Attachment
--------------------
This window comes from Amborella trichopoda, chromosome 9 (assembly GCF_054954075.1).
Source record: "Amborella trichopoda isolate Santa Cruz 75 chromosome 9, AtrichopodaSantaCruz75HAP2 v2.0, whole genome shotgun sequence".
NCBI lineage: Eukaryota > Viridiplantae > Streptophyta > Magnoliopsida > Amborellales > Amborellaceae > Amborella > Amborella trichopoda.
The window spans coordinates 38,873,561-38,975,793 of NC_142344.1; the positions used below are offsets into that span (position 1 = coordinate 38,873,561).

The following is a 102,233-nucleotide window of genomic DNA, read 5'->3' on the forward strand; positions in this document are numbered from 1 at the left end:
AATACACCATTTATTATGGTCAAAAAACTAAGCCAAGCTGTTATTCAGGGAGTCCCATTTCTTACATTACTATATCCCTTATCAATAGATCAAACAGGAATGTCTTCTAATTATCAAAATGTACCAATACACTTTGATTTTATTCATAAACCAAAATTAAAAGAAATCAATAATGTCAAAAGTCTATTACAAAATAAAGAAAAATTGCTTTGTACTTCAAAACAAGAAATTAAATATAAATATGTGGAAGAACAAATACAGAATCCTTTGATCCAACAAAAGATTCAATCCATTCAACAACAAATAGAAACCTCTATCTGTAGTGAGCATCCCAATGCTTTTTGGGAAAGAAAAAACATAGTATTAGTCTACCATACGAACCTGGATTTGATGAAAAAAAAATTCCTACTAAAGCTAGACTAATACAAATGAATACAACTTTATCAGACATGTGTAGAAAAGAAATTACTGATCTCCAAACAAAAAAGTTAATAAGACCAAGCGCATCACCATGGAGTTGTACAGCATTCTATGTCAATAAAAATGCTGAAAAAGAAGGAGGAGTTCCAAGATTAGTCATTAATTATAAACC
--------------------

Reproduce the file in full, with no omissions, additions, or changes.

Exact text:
This window comes from Amborella trichopoda, chromosome 9 (assembly GCF_054954075.1).
Source record: "Amborella trichopoda isolate Santa Cruz 75 chromosome 9, AtrichopodaSantaCruz75HAP2 v2.0, whole genome shotgun sequence".
NCBI lineage: Eukaryota > Viridiplantae > Streptophyta > Magnoliopsida > Amborellales > Amborellaceae > Amborella > Amborella trichopoda.
The window spans coordinates 38,873,561-38,975,793 of NC_142344.1; the positions used below are offsets into that span (position 1 = coordinate 38,873,561).

The following is a 102,233-nucleotide window of genomic DNA, read 5'->3' on the forward strand; positions in this document are numbered from 1 at the left end:
AATACACCATTTATTATGGTCAAAAAACTAAGCCAAGCTGTTATTCAGGGAGTCCCATTTCTTACATTACTATATCCCTTATCAATAGATCAAACAGGAATGTCTTCTAATTATCAAAATGTACCAATACACTTTGATTTTATTCATAAACCAAAATTAAAAGAAATCAATAATGTCAAAAGTCTATTACAAAATAAAGAAAAATTGCTTTGTACTTCAAAACAAGAAATTAAATATAAATATGTGGAAGAACAAATACAGAATCCTTTGATCCAACAAAAGATTCAATCCATTCAACAACAAATAGAAACCTCTATCTGTAGTGAGCATCCCAATGCTTTTTGGGAAAGAAAAAACATAGTATTAGTCTACCATACGAACCTGGATTTGATGAAAAAAAAATTCCTACTAAAGCTAGACTAATACAAATGAATACAACTTTATCAGACATGTGTAGAAAAGAAATTACTGATCTCCAAACAAAAAAGTTAATAAGACCAAGCGCATCACCATGGAGTTGTACAGCATTCTATGTCAATAAAAATGCTGAAAAAGAAGGAGGAGTTCCAAGATTAGTCATTAATTATAAACC